On the other hand, in what we believe was an exception to the general understanding that video conferences are conducive to fair hearings, in an April 10, 2020 decision, Hearing Officer Reichbach did allow a district’s motion to postpone a hearing. In this extraordinary case, the parties’ relationship had deteriorated so significantly that the Hearing Officer had been unable to maintain order during a prehearing and other conference calls. In this case, the parties were not both represented by attorneys.

Outliers aside, in a time when we all need to be flexible and creative, the BSEA has found that videoconferencing can be used to hold virtual hearings and will meet the criteria for fair, due process hearings. We are thankful for the technology that allows us to move forward with these important matters, and applaud the BSEA for learning and adopting new technologies during this challenging and stressful time.

As a parent or legal guardian of a child with special needs in Massachusetts, you have the right to due process if you disagree with the services (or lack thereof) that a school district proposes for your child.

Special education disputes in Massachusetts are heard at the Bureau of Special Education Appeals (“BSEA”). The BSEA’s authority comes from both federal and state law[1]. Decisions at the BSEA are made by impartial Hearing Officers. Decisions made by Hearing Officers may not be reconsidered within the BSEA but may be appealed to the Massachusetts Superior Court or the US District Court.

The BSEA can hear and decide disputes including those about a child’s eligibility for special education services, the provision of services through an Individual Education Program (IEP), the placement of a student with an IEP, and procedural violations as provided for by state and federal law.

Federal law requires that students receive a free appropriate public education (“FAPE”). Students are not entitled to the best education possible; the legal standard is that a district’s program must allow a student to make “effective progress.” Additionally, students must receive FAPE in the least restrictive environment (“LRE”), meaning a district’s proposal must allow students with disabilities to learn alongside typically developing peers when appropriate. Most cases revolve around whether a district is providing sufficient services to achieve FAPE in the LRE.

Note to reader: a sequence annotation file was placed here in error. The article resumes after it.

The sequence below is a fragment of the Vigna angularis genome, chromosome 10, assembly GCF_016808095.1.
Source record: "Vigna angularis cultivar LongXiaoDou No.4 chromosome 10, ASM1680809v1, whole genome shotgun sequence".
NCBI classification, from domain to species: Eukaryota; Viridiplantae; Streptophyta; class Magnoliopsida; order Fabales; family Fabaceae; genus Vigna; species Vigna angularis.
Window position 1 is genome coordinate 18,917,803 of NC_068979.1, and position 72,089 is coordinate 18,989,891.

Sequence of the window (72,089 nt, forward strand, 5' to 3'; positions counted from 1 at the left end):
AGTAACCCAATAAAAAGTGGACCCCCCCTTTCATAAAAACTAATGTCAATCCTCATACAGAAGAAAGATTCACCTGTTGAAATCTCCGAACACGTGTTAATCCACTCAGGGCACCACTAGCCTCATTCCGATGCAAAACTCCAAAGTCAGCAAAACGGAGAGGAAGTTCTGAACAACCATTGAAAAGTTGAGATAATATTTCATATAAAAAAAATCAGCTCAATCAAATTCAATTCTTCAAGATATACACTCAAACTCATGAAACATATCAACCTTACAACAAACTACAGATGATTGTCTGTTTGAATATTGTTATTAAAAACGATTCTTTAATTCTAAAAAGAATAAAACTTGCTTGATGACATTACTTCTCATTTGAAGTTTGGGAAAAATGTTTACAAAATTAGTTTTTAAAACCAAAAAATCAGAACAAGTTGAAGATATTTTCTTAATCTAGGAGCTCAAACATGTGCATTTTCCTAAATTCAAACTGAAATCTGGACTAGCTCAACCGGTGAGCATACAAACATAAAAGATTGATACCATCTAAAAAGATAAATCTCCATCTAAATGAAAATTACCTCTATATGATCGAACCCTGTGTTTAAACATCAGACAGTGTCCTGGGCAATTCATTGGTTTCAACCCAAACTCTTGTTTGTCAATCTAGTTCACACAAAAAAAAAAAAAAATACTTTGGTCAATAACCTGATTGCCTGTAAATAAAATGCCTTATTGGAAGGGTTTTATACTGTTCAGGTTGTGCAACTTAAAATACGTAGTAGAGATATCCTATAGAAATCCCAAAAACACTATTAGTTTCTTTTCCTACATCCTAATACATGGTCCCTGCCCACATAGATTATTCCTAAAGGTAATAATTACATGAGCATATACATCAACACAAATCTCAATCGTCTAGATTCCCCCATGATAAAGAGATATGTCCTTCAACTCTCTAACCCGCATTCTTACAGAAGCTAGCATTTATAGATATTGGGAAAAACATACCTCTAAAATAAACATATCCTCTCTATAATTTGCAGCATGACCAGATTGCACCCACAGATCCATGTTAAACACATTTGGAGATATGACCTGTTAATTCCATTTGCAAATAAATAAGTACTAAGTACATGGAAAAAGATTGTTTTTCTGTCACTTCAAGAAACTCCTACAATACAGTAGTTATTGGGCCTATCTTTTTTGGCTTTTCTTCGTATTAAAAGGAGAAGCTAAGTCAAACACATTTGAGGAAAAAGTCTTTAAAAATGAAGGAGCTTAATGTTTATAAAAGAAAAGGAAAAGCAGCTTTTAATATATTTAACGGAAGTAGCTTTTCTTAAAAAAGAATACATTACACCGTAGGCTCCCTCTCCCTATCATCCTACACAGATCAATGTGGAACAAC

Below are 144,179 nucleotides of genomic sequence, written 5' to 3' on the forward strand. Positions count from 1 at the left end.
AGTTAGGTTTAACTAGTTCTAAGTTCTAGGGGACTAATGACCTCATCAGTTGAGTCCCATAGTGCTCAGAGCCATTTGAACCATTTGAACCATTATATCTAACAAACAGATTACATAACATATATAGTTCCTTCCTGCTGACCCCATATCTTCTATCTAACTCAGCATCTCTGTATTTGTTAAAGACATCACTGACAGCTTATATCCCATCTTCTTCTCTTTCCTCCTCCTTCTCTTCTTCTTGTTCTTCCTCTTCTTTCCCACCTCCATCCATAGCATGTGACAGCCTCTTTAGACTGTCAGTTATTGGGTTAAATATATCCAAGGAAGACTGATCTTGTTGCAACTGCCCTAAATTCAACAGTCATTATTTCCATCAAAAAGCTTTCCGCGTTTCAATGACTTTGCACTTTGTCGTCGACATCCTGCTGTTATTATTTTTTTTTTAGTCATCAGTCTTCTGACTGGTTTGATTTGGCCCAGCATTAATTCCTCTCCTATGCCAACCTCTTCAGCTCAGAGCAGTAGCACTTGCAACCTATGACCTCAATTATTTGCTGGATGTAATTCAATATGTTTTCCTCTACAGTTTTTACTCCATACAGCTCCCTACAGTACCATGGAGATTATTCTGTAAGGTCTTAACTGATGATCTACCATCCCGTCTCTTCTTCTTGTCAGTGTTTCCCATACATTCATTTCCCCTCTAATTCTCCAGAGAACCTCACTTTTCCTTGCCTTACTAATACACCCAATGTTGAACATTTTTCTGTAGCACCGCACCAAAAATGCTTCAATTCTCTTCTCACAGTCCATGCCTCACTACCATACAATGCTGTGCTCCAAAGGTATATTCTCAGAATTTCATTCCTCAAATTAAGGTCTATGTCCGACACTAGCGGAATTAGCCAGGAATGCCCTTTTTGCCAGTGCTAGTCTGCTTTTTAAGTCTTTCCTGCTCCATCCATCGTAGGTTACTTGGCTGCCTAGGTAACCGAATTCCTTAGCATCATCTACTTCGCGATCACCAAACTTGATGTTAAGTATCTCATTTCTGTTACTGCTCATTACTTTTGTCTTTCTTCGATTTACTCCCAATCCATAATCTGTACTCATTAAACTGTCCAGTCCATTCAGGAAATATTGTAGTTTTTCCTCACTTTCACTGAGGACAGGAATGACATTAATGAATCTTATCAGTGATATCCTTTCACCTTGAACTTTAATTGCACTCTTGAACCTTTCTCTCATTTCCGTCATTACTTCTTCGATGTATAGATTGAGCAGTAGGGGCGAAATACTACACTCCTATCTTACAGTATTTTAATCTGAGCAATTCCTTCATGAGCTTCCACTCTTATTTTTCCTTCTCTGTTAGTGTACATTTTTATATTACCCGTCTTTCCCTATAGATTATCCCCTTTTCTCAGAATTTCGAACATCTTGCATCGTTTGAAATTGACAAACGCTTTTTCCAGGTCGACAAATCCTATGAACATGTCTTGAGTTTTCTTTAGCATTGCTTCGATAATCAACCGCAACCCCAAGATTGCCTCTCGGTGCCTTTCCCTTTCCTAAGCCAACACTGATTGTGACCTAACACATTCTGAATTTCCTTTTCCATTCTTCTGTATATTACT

After a hearing is filed at the BSEA, the parties may and often do choose to try to resolve the dispute through settlement negotiation. Understanding the type of evidence that will be persuasive to a Hearing Officer is critical. Even where the goal is to settle a dispute prior to a hearing, persuasive evidence can help resolve a dispute short of a hearing (i.e., at the Team level, or during a settlement negotiation).

If a case is not resolved through settlement negotiation, the parents and the district each present their argument using evidence through testimony of witnesses at a hearing, and through written exhibits. Districts, for example, present the information gained through their triennial evaluations of the student. Districts may also present report cards, progress reports, incident reports, behavior charts, and other data they have collected on the student, as well as testimony by teachers and other staff who work with the student.

Parents may present evidence by their own expert, obtained through an Independent Educational Evaluation (“IEE”). Often, a neuropsychological evaluation is the most comprehensive way to determine a student’s unique learning profile, and in turn is a critical part of a family’s case at hearing. Check back for part two where we will discuss how to develop evidence of your child’s needs through credible evaluators.

[1] The Individuals with Disabilities Act, Section 504 of the Rehabilitation Act of 1973, and Massachusetts General Law ch. 71B